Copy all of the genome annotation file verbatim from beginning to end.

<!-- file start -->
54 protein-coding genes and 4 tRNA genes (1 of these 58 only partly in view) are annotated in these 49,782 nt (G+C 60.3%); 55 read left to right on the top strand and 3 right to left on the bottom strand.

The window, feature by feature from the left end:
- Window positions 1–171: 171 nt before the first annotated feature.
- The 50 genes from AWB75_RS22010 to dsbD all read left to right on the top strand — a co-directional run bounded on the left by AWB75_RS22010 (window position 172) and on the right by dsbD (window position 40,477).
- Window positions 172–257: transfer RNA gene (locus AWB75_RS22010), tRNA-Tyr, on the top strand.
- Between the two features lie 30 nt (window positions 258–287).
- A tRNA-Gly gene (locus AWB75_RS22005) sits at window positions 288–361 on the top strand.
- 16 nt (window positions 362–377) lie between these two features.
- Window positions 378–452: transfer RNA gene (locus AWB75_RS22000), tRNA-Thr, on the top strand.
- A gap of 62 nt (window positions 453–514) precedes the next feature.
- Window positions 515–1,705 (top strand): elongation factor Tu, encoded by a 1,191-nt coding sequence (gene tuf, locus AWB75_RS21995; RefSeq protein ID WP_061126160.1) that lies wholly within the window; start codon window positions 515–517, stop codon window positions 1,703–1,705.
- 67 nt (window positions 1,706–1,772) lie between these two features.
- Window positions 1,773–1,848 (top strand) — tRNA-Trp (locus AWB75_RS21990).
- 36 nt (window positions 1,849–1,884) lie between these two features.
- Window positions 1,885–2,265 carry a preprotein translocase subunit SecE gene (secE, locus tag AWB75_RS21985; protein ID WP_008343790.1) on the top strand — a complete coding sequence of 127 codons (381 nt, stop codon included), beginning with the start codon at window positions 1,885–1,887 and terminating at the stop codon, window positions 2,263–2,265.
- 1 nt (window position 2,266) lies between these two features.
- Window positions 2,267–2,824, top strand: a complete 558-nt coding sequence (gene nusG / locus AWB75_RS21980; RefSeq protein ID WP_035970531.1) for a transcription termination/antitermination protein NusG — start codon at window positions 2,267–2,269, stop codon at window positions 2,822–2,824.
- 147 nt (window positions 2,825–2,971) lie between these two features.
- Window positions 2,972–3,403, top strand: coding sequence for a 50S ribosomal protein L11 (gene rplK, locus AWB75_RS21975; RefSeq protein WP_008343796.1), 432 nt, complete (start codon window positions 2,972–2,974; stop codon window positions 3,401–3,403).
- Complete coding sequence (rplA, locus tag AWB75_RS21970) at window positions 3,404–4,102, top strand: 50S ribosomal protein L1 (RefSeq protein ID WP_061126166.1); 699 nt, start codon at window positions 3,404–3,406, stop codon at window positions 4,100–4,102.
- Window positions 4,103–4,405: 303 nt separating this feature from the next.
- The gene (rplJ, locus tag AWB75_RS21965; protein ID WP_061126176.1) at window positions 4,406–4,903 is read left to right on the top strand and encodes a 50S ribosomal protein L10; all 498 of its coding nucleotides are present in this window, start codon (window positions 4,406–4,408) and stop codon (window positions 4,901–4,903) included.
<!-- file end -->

54 protein-coding genes and 4 tRNA genes (1 of these 58 only partly in view) are annotated in these 49,782 nt (G+C 60.3%); 55 read left to right on the top strand and 3 right to left on the bottom strand.

The window, feature by feature from the left end:
- Window positions 1–171: 171 nt before the first annotated feature.
- The 50 genes from AWB75_RS22010 to dsbD all read left to right on the top strand — a co-directional run bounded on the left by AWB75_RS22010 (window position 172) and on the right by dsbD (window position 40,477).
- Window positions 172–257: transfer RNA gene (locus AWB75_RS22010), tRNA-Tyr, on the top strand.
- Between the two features lie 30 nt (window positions 258–287).
- A tRNA-Gly gene (locus AWB75_RS22005) sits at window positions 288–361 on the top strand.
- 16 nt (window positions 362–377) lie between these two features.
- Window positions 378–452: transfer RNA gene (locus AWB75_RS22000), tRNA-Thr, on the top strand.
- A gap of 62 nt (window positions 453–514) precedes the next feature.
- Window positions 515–1,705 (top strand): elongation factor Tu, encoded by a 1,191-nt coding sequence (gene tuf, locus AWB75_RS21995; RefSeq protein ID WP_061126160.1) that lies wholly within the window; start codon window positions 515–517, stop codon window positions 1,703–1,705.
- 67 nt (window positions 1,706–1,772) lie between these two features.
- Window positions 1,773–1,848 (top strand) — tRNA-Trp (locus AWB75_RS21990).
- 36 nt (window positions 1,849–1,884) lie between these two features.
- Window positions 1,885–2,265 carry a preprotein translocase subunit SecE gene (secE, locus tag AWB75_RS21985; protein ID WP_008343790.1) on the top strand — a complete coding sequence of 127 codons (381 nt, stop codon included), beginning with the start codon at window positions 1,885–1,887 and terminating at the stop codon, window positions 2,263–2,265.
- 1 nt (window position 2,266) lies between these two features.
- Window positions 2,267–2,824, top strand: a complete 558-nt coding sequence (gene nusG / locus AWB75_RS21980; RefSeq protein ID WP_035970531.1) for a transcription termination/antitermination protein NusG — start codon at window positions 2,267–2,269, stop codon at window positions 2,822–2,824.
- 147 nt (window positions 2,825–2,971) lie between these two features.
- Window positions 2,972–3,403, top strand: coding sequence for a 50S ribosomal protein L11 (gene rplK, locus AWB75_RS21975; RefSeq protein WP_008343796.1), 432 nt, complete (start codon window positions 2,972–2,974; stop codon window positions 3,401–3,403).
- Complete coding sequence (rplA, locus tag AWB75_RS21970) at window positions 3,404–4,102, top strand: 50S ribosomal protein L1 (RefSeq protein ID WP_061126166.1); 699 nt, start codon at window positions 3,404–3,406, stop codon at window positions 4,100–4,102.
- Window positions 4,103–4,405: 303 nt separating this feature from the next.
- The gene (rplJ, locus tag AWB75_RS21965; protein ID WP_061126176.1) at window positions 4,406–4,903 is read left to right on the top strand and encodes a 50S ribosomal protein L10; all 498 of its coding nucleotides are present in this window, start codon (window positions 4,406–4,408) and stop codon (window positions 4,901–4,903) included.